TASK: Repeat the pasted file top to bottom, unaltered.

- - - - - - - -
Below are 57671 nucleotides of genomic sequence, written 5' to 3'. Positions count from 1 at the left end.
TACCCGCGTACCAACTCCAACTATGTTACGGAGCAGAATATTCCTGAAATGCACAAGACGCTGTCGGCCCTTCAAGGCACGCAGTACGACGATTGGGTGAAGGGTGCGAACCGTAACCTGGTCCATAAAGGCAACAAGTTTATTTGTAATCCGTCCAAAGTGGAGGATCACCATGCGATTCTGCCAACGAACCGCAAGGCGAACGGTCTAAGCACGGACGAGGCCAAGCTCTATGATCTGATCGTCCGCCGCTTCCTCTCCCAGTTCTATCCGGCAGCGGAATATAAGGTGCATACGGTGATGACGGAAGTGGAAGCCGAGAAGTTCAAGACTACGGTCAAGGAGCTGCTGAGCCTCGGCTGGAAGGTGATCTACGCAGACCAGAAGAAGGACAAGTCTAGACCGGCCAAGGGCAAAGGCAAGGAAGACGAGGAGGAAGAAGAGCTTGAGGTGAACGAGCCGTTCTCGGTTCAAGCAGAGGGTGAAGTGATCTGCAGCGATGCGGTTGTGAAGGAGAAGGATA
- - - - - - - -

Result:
Below are 57671 nucleotides of genomic sequence, written 5' to 3'. Positions count from 1 at the left end.
TACCCGCGTACCAACTCCAACTATGTTACGGAGCAGAATATTCCTGAAATGCACAAGACGCTGTCGGCCCTTCAAGGCACGCAGTACGACGATTGGGTGAAGGGTGCGAACCGTAACCTGGTCCATAAAGGCAACAAGTTTATTTGTAATCCGTCCAAAGTGGAGGATCACCATGCGATTCTGCCAACGAACCGCAAGGCGAACGGTCTAAGCACGGACGAGGCCAAGCTCTATGATCTGATCGTCCGCCGCTTCCTCTCCCAGTTCTATCCGGCAGCGGAATATAAGGTGCATACGGTGATGACGGAAGTGGAAGCCGAGAAGTTCAAGACTACGGTCAAGGAGCTGCTGAGCCTCGGCTGGAAGGTGATCTACGCAGACCAGAAGAAGGACAAGTCTAGACCGGCCAAGGGCAAAGGCAAGGAAGACGAGGAGGAAGAAGAGCTTGAGGTGAACGAGCCGTTCTCGGTTCAAGCAGAGGGTGAAGTGATCTGCAGCGATGCGGTTGTGAAGGAGAAGGATA